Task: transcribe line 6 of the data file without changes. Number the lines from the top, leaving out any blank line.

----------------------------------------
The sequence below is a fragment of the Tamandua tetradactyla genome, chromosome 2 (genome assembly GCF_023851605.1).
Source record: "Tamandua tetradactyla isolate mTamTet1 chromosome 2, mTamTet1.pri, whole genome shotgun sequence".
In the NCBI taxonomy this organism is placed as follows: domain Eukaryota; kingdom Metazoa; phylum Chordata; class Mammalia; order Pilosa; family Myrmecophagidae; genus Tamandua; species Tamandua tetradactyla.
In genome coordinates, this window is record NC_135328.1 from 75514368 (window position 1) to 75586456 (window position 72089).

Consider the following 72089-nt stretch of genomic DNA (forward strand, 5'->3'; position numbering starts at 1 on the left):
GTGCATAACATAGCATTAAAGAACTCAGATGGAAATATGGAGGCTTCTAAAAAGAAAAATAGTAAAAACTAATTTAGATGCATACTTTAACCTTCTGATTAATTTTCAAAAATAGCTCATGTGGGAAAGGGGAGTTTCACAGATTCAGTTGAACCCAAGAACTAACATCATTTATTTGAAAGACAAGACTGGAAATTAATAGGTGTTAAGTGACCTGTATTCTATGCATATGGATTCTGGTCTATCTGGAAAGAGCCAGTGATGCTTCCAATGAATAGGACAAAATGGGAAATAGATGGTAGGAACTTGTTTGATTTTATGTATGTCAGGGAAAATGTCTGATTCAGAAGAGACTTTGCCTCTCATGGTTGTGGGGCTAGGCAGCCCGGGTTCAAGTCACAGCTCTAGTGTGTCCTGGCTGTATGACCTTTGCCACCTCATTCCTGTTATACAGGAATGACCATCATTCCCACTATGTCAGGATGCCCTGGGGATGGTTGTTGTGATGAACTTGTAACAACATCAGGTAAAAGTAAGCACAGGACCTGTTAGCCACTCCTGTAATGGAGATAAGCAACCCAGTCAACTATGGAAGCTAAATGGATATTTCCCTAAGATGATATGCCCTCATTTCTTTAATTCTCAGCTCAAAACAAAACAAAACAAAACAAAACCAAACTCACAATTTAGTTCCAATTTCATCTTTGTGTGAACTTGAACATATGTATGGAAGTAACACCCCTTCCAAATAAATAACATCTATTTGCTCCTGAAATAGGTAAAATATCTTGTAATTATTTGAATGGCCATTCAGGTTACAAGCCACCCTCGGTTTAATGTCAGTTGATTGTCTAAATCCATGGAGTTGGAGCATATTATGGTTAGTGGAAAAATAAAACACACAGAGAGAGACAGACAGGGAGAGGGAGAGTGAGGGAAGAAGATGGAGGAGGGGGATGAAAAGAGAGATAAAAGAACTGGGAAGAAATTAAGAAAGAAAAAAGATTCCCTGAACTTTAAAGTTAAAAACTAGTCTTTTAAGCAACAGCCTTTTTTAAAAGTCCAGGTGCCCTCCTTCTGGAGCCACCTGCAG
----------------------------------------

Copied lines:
GTGCATAACATAGCATTAAAGAACTCAGATGGAAATATGGAGGCTTCTAAAAAGAAAAATAGTAAAAACTAATTTAGATGCATACTTTAACCTTCTGATTAATTTTCAAAAATAGCTCATGTGGGAAAGGGGAGTTTCACAGATTCAGTTGAACCCAAGAACTAACATCATTTATTTGAAAGACAAGACTGGAAATTAATAGGTGTTAAGTGACCTGTATTCTATGCATATGGATTCTGGTCTATCTGGAAAGAGCCAGTGATGCTTCCAATGAATAGGACAAAATGGGAAATAGATGGTAGGAACTTGTTTGATTTTATGTATGTCAGGGAAAATGTCTGATTCAGAAGAGACTTTGCCTCTCATGGTTGTGGGGCTAGGCAGCCCGGGTTCAAGTCACAGCTCTAGTGTGTCCTGGCTGTATGACCTTTGCCACCTCATTCCTGTTATACAGGAATGACCATCATTCCCACTATGTCAGGATGCCCTGGGGATGGTTGTTGTGATGAACTTGTAACAACATCAGGTAAAAGTAAGCACAGGACCTGTTAGCCACTCCTGTAATGGAGATAAGCAACCCAGTCAACTATGGAAGCTAAATGGATATTTCCCTAAGATGATATGCCCTCATTTCTTTAATTCTCAGCTCAAAACAAAACAAAACAAAACAAAACCAAACTCACAATTTAGTTCCAATTTCATCTTTGTGTGAACTTGAACATATGTATGGAAGTAACACCCCTTCCAAATAAATAACATCTATTTGCTCCTGAAATAGGTAAAATATCTTGTAATTATTTGAATGGCCATTCAGGTTACAAGCCACCCTCGGTTTAATGTCAGTTGATTGTCTAAATCCATGGAGTTGGAGCATATTATGGTTAGTGGAAAAATAAAACACACAGAGAGAGACAGACAGGGAGAGGGAGAGTGAGGGAAGAAGATGGAGGAGGGGGATGAAAAGAGAGATAAAAGAACTGGGAAGAAATTAAGAAAGAAAAAAGATTCCCTGAACTTTAAAGTTAAAAACTAGTCTTTTAAGCAACAGCCTTTTTTAAAAGTCCAGGTGCCCTCCTTCTGGAGCCACCTGCAG